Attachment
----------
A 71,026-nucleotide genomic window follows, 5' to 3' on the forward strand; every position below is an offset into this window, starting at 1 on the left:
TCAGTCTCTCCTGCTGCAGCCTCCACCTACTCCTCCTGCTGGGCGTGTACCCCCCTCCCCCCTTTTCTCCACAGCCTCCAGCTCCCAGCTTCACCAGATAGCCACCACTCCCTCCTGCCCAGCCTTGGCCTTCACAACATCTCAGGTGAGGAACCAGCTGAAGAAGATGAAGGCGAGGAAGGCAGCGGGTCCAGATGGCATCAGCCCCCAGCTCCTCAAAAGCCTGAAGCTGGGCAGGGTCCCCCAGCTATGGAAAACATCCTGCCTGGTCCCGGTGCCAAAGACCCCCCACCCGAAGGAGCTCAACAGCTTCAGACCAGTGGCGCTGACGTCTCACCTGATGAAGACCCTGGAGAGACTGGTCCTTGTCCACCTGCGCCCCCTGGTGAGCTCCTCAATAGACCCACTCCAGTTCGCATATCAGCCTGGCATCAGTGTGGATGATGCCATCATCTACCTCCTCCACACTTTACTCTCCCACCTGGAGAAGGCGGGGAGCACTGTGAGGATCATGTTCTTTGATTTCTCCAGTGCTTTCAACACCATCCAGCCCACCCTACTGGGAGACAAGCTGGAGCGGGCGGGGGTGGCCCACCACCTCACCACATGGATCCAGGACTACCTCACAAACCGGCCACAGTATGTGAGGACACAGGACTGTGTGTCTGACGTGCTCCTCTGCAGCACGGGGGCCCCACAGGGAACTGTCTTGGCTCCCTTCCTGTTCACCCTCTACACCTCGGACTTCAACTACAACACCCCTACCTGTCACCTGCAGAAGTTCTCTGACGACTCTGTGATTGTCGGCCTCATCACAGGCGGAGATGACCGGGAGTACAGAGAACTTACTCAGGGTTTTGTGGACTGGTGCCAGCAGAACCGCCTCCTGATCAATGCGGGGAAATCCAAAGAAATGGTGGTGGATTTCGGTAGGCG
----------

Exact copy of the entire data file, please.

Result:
A 71,026-nucleotide genomic window follows, 5' to 3' on the forward strand; every position below is an offset into this window, starting at 1 on the left:
TCAGTCTCTCCTGCTGCAGCCTCCACCTACTCCTCCTGCTGGGCGTGTACCCCCCTCCCCCCTTTTCTCCACAGCCTCCAGCTCCCAGCTTCACCAGATAGCCACCACTCCCTCCTGCCCAGCCTTGGCCTTCACAACATCTCAGGTGAGGAACCAGCTGAAGAAGATGAAGGCGAGGAAGGCAGCGGGTCCAGATGGCATCAGCCCCCAGCTCCTCAAAAGCCTGAAGCTGGGCAGGGTCCCCCAGCTATGGAAAACATCCTGCCTGGTCCCGGTGCCAAAGACCCCCCACCCGAAGGAGCTCAACAGCTTCAGACCAGTGGCGCTGACGTCTCACCTGATGAAGACCCTGGAGAGACTGGTCCTTGTCCACCTGCGCCCCCTGGTGAGCTCCTCAATAGACCCACTCCAGTTCGCATATCAGCCTGGCATCAGTGTGGATGATGCCATCATCTACCTCCTCCACACTTTACTCTCCCACCTGGAGAAGGCGGGGAGCACTGTGAGGATCATGTTCTTTGATTTCTCCAGTGCTTTCAACACCATCCAGCCCACCCTACTGGGAGACAAGCTGGAGCGGGCGGGGGTGGCCCACCACCTCACCACATGGATCCAGGACTACCTCACAAACCGGCCACAGTATGTGAGGACACAGGACTGTGTGTCTGACGTGCTCCTCTGCAGCACGGGGGCCCCACAGGGAACTGTCTTGGCTCCCTTCCTGTTCACCCTCTACACCTCGGACTTCAACTACAACACCCCTACCTGTCACCTGCAGAAGTTCTCTGACGACTCTGTGATTGTCGGCCTCATCACAGGCGGAGATGACCGGGAGTACAGAGAACTTACTCAGGGTTTTGTGGACTGGTGCCAGCAGAACCGCCTCCTGATCAATGCGGGGAAATCCAAAGAAATGGTGGTGGATTTCGGTAGGCG